Weekly Dose of Space (12/11-18/11)

Weekly Dose of Space (12/11-18/11)


Welcome to another Weekly Dose of Space! Your all-in-one newsletter that covers the biggest events in the past week, all of the launches this week, and what to expect next week. This week has been quite an exciting one, so let's dive in!

SpaceX

SpaceX had an amazing week! Successfully launching their Starship rocket at 7:02 am local time this Saturday. After getting the okay from the FAA and FWS on Wednesday, SpaceX set its sights on a Friday launch, which later was pushed back to Saturday, we will talk more about this historic launch, later in the newsletter!

In other news, SpaceX successfully launched two more Starlink missions on their Workhorse Falcon 9 Rocket.

Launches This Week

November 12th - Falcon 9 with O3b mPOWER 5 & 6

To kick off the week, SpaceX launched the O3b mPower 5 and 6 satellites into medium Earth orbit atop of its Falcon 9 rocket. The booster for this mission was B1076 making its ninth flight and landing downrange on the drone ship 'A Shortfall of Gravitas'.

The O3b mPower satellites are part of a constellation of eleven satellites for high-throughput communications, the satellites are built by Boeing and operated by SES.

Falcon 9 lifting off from Space Launch Complex 40 in Florida. ©SpaceX
Falcon 9 lifting off from Space Launch Complex 40 in Florida. ©SpaceX

November 15th - Long March 2C/YZ-1S with Haiyang 3-01

China Aerospace Science and Technology Corporation launched a Long March 2C/YZ-1S from Launch Area 4 in Jiuquan Satellite Launch Center carrying the Haiyang 3-01 satellite into a sun-synchronous orbit. The Haiyang 3-01 satellite is described as being a 'Next generation Chinese ocean color measurements satellite to study ocean ecology and effects on biological cycles and the climate'.

Long March 2C lifting off from Jiuquan Satellite Launch Center. ©Zhang Jiuping
Long March 2C lifting off from Jiuquan Satellite Launch Center. ©Zhang Jiuping

As is routine now, SpaceX launched twenty-three Starlink satellites into low Earth orbit from Space Launch Complex 40 in Cape Canaveral, Florida. The booster for this mission was B1069 making its eleventh flight and landing downrange on the drone ship 'Just Read The Instructions'.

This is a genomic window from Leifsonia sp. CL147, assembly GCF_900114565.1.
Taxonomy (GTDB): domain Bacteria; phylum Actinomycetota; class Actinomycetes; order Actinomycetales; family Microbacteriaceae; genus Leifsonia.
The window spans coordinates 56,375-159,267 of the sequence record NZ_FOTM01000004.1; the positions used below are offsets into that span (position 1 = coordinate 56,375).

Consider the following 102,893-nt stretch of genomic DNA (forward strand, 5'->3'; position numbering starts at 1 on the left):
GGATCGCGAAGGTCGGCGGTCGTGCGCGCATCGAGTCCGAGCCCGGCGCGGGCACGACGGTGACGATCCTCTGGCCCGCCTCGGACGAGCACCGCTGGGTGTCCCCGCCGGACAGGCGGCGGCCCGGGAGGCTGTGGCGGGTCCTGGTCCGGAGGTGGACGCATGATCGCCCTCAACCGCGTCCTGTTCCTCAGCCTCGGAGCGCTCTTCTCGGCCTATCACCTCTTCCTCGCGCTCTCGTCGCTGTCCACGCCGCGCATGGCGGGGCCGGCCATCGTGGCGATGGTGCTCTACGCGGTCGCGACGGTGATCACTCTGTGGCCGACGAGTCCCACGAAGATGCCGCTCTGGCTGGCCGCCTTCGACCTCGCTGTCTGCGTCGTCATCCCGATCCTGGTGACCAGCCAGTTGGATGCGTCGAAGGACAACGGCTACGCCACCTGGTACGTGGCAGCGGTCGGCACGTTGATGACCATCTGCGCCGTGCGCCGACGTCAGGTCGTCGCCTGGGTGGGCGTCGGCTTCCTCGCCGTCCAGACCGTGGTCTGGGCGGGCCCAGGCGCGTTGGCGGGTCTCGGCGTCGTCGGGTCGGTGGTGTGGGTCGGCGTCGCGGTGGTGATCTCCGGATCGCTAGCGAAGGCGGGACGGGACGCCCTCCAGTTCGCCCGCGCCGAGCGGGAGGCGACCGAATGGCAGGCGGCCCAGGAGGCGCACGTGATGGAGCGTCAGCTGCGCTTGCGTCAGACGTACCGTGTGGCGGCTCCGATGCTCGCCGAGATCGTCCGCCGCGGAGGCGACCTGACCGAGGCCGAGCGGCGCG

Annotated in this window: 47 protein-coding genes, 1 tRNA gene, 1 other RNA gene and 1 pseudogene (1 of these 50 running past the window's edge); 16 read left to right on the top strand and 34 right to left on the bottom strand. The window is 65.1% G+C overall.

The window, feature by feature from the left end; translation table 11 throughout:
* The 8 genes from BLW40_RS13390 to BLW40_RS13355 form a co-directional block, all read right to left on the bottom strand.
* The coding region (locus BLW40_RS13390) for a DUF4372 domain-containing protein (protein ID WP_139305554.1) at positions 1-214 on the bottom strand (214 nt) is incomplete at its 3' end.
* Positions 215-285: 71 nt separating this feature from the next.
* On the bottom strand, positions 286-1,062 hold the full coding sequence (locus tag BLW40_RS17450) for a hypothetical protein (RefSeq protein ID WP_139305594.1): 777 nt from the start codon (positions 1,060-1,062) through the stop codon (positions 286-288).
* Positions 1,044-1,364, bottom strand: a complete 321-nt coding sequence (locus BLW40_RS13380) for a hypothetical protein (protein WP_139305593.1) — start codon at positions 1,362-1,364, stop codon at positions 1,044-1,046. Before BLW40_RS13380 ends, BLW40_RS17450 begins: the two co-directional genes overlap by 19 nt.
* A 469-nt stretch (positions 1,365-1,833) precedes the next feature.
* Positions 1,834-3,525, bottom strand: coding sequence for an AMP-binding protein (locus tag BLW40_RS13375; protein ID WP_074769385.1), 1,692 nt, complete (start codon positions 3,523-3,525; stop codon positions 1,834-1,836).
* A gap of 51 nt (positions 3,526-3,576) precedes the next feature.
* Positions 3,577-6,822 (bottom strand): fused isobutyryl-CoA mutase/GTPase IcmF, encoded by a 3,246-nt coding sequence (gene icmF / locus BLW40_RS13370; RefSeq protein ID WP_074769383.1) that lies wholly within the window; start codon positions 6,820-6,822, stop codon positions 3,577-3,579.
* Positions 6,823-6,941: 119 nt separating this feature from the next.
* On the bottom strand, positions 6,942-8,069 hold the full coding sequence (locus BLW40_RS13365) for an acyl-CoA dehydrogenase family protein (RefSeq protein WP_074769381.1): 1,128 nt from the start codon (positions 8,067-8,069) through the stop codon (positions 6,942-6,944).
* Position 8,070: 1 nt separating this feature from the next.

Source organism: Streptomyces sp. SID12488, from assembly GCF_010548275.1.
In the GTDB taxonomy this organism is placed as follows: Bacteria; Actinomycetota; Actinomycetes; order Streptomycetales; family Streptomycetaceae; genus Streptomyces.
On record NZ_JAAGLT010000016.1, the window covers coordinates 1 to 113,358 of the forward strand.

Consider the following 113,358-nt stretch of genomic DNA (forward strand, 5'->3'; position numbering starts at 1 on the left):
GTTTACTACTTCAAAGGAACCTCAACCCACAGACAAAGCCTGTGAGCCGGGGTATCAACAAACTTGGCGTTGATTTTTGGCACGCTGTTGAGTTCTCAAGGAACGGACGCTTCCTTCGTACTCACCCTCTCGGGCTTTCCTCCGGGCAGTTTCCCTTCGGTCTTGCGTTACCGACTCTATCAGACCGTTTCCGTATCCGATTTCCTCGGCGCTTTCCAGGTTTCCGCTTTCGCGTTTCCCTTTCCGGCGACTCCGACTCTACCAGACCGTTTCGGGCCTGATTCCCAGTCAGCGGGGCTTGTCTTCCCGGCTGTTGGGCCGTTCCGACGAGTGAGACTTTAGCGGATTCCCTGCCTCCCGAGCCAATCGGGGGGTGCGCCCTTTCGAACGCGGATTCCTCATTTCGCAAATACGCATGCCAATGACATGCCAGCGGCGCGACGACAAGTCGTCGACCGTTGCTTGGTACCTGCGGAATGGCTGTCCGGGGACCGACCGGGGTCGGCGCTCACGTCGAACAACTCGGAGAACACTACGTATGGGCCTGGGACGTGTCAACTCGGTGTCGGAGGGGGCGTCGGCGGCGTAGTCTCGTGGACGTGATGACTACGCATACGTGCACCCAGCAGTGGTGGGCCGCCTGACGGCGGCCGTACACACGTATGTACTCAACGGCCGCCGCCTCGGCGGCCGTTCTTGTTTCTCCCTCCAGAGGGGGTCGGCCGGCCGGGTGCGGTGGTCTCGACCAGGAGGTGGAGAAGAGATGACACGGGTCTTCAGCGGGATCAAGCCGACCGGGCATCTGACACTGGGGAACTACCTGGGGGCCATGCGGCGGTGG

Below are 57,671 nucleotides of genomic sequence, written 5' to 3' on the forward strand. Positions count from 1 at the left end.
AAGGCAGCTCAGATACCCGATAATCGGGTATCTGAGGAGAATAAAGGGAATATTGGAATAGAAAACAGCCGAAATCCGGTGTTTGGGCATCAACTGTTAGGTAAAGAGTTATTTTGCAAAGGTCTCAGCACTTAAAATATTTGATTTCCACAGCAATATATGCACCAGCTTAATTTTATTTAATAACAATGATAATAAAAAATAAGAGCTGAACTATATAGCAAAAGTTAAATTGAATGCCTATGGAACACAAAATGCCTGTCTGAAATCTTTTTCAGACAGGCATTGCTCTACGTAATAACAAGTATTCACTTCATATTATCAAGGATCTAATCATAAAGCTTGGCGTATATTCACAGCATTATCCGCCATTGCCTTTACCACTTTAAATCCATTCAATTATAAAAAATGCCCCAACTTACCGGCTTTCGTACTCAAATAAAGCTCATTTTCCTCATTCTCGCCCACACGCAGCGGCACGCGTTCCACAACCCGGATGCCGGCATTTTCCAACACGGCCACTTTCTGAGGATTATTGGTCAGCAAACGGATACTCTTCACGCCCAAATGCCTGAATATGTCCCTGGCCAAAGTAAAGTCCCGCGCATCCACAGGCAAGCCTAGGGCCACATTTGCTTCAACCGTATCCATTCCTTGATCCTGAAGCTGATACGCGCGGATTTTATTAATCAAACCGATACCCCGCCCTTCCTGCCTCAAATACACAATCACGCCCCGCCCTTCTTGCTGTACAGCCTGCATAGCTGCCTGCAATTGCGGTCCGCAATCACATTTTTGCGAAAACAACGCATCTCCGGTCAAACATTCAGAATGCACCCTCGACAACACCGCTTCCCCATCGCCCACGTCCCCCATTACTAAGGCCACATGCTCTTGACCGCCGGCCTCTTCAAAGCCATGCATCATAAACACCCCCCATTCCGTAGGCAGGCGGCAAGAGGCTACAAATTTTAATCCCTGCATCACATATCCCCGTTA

Video of Falcon 9's first stage landing down range for the Starlink Group 6-28 mission via SpaceX on X (formerly Twitter)

November 18th - Starship IFT-2

SpaceX managed to successfully launch Starship-Super Heavy for its second integrated flight test from Starbase, Texas. The Super Heavy booster lit all thirty-three of its engines with all of them lasting up until hot staging of Ship 25 from Booster 9. After hot staging, the six Raptor engines, three sea-level engines, and three vacuum engines. The booster however did experience a rapid unscheduled disassembly while attempting to perform its boostback burn. Ship 25 also experienced a rapid unscheduled disassembly for unknown reasons after flying for roughly six minutes after staging.

Despite not landing the booster in the Gulf of Mexico or the ship near Hawaii, SpaceX has considered the mission a success.

Starship-Super Heavy during first stage flight with Ship 25 and Booster 9. ©SpaceX
Starship-Super Heavy during first stage flight with Ship 25 and Booster 9. ©SpaceX

In Other Space News

Starship-Super Heavy during first stage flight with Ship 25 and Booster 9. ©SpaceX
Starship-Super Heavy during first stage flight with Ship 25 and Booster 9. ©SpaceX

Starship takes to the stars

November 18th saw Starship-Super Heavy take to the skies once again! The launch of the second integrated flight test of the Starship-Super Heavy launch vehicle comes almost six months after its maiden flight.